Many people get their first experience with darts at a pub drinking beers with friends and shooting some darts. But if you want to improve and take your darts skills above the bars and the beers you have to take your practice seriously. In darts it’s just as important (ore even more) as in every skills sport.
A good mix of everyday training routines should contain:
Doubles Lock, DAW, Doubles Down, 420, NDR.
Catch 40, Frustration, Checkouts, Hubbe.
Practice High Scores:
100 darts @, Priestleys Trebles, JDC.
Practice under Pressure:
Don’t just randomly throw your darts at the board or only try to hit triple 20’s.
You need to dedicate quality practice time every day. It is far better to practice an hour a day than 7 hours each Sunday.
For each dart it is important to focus on your dart throwing technique. Slow down and think the throw through.
Spend time with different practicing routines and your overall scoring will improve.
A good advice is to not practice 301 or 501 as you might be frustrated with your hits as you play. Play 301 and 501 with your friends, at the pub, in the league or at the PDC finals.
You should instead practice to aim and hit selected scores or areas (e.g. bullseyes, doubles and triples) a pre determined amount of times, so that you will get experienced at hitting the required shot every time you aim and throw the dart. That’s why there’s a lot of different training applications on this site.
By varying your practice methods you will keep focus better as well.
Another important thing is to track your progress when practicing.
With graphs and statistics showing your improvement will make you more confident which will also affect your scoring in a good way. It will also help to reveal parts of your dart game that need special attention.
Another important thing is to practice regularly to get your muscle memory settled. It’s way better to practice one hour per day than to practice seven hours each Sunday.
But there’s more ways to practice darts. The most important thing is that you enjoy the game and love to throw darts. Reading about darts and watching darts games on TV or Youtube is also a good way to get better in darts.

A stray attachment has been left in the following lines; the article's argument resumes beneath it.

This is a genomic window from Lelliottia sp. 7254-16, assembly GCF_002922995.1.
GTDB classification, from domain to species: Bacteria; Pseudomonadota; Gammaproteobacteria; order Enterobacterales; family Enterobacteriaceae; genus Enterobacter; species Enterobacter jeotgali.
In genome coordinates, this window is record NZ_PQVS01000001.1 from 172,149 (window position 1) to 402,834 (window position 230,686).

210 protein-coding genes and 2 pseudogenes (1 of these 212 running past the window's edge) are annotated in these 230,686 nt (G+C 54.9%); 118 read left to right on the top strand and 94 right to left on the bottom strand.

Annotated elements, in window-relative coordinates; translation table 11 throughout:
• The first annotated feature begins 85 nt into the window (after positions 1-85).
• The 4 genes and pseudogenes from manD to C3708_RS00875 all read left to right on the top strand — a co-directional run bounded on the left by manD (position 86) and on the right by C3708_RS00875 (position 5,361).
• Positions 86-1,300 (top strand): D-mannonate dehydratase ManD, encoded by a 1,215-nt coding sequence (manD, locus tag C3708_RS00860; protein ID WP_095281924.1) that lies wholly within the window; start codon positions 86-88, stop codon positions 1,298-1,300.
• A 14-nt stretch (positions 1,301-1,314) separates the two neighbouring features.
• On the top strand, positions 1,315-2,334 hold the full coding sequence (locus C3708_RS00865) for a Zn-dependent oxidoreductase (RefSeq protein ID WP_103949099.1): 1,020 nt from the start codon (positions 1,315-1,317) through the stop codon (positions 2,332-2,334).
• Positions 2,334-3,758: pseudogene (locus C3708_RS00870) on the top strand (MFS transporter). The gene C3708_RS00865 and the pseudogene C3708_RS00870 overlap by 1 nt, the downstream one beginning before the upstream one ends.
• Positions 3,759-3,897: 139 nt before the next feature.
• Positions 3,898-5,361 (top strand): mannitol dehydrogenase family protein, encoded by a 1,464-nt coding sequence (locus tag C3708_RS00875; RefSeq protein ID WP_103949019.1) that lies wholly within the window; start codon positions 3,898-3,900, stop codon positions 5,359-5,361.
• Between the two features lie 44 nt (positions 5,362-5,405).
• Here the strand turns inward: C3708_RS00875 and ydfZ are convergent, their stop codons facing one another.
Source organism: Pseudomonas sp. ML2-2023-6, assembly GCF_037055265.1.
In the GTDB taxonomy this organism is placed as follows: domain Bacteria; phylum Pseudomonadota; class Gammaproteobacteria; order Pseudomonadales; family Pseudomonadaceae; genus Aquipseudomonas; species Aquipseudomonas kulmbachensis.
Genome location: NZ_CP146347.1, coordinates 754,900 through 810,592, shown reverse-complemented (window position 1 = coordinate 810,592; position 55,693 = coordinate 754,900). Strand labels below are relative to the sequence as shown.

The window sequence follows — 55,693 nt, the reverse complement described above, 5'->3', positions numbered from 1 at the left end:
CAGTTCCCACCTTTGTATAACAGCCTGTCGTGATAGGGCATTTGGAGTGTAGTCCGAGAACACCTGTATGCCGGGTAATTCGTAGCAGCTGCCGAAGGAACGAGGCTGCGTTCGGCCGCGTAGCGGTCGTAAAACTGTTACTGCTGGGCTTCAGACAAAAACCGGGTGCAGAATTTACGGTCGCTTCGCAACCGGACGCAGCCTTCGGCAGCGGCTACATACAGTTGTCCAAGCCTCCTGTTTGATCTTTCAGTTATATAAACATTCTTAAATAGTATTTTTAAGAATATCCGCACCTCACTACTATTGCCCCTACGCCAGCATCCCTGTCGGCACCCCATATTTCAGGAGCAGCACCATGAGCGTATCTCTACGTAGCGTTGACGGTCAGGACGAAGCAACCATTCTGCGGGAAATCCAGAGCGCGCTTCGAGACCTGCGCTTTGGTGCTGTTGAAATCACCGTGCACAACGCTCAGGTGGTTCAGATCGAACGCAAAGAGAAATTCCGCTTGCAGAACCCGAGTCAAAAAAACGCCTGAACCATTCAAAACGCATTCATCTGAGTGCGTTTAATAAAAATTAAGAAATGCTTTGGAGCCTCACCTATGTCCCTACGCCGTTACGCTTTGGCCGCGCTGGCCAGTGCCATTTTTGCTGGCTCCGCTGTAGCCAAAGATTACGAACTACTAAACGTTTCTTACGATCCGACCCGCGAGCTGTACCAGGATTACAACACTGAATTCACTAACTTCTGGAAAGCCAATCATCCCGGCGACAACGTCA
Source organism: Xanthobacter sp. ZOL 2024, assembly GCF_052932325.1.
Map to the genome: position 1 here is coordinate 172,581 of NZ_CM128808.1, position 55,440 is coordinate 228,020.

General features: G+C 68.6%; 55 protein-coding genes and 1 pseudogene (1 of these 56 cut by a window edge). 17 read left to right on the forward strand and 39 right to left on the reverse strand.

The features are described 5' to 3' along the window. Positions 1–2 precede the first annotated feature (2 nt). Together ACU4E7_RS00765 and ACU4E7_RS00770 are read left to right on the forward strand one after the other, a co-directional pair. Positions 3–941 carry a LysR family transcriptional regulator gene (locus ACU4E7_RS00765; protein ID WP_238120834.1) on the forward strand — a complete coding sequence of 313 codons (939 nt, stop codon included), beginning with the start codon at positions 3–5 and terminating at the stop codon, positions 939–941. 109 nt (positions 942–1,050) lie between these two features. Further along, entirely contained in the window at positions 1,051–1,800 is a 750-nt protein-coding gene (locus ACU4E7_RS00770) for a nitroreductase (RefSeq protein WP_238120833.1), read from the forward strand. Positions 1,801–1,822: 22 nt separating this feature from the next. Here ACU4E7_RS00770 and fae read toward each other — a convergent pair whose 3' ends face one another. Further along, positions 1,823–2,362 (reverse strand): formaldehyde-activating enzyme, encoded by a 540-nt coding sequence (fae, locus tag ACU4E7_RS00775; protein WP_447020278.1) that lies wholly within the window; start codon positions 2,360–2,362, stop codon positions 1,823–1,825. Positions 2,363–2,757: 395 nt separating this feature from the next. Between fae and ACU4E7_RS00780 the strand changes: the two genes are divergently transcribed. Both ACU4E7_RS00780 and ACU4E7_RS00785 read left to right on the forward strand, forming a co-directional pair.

If you get inspired reading about darts or watching a darts game it is more likely that you’ll enjoy the next practice session and that’s a good start to get better in darts.
Warming up is as important in darts as in any precision sport. Start using a specific warm-up routine will also help your confidence. Many players start warming up by just trying to hit 20’s. If you do, don’t immediately go for the triple 20’s. Instead just focus on to get your arm loose, follow through your throw and release all tensions. Do this your first 10 minutes of warming up.
After that part it is a good idea to start picking different high numbers and try to hit the triples for another 5 minutes of your warm up routine. If you don’t do a proper physical warm up it is difficult to really focus on your throwing technique.
A consistent high scoring player is more likely to win a game. You really need to hit high scores to get really good at darts.
That’s why it is crucial to practice your treble 20’s, 19’s, 18’s and Bull’s. A fun practicing routine that is easy and quick is to hit one dart at treble 20, one dart at treble 19 and the last one aiming for bulls eye. Do this 10 times and count your hits.
Practice and keep aiming for hitting 80+, 100+, 120+, 140+ and the ultimate 180!
If you are in a match and can score 20 or more than your opponent you will have a great advantage when you come to finish. It may often mean you will have the first try for the double, even if you didn’t start the leg.
It’s a terrible feeling to have a large lead in a 501 game but still end up losing because of missed doubles.
You need to practice your doubles regularly but having a good strategy will also improve your accuracy.
It is also important to practice with some kind of competition or pressure. During match play you will feel the pressure all the time so it’s good to be prepared and use to throw under pressure.
It is also great practice to aim for double numbers that can be devided by 2. If you have 32 left and hit a single 16 you can aim for double 8 instead. And if you then hit a single 8 you have another try at double 4. If you start by hitting double 19 and instead hit a single 19 you’re a an odd number and need at least two darts to finish the leg.
20, 10, 5
16, 8, 4, 2, 1
12, 6 3
Well practice makes perfect is an old expression but that’s what it’s all about.
You need to take your darts training serious and really try to focus on your dart throwing technique, polish the flaws and vary your practicing sessions. A lot of players set up a camera to film the throwing and study it in slow motion. That way they can compare the throws of the first, second and third dart.
Use our applications to make the practice sessions focused and more fun.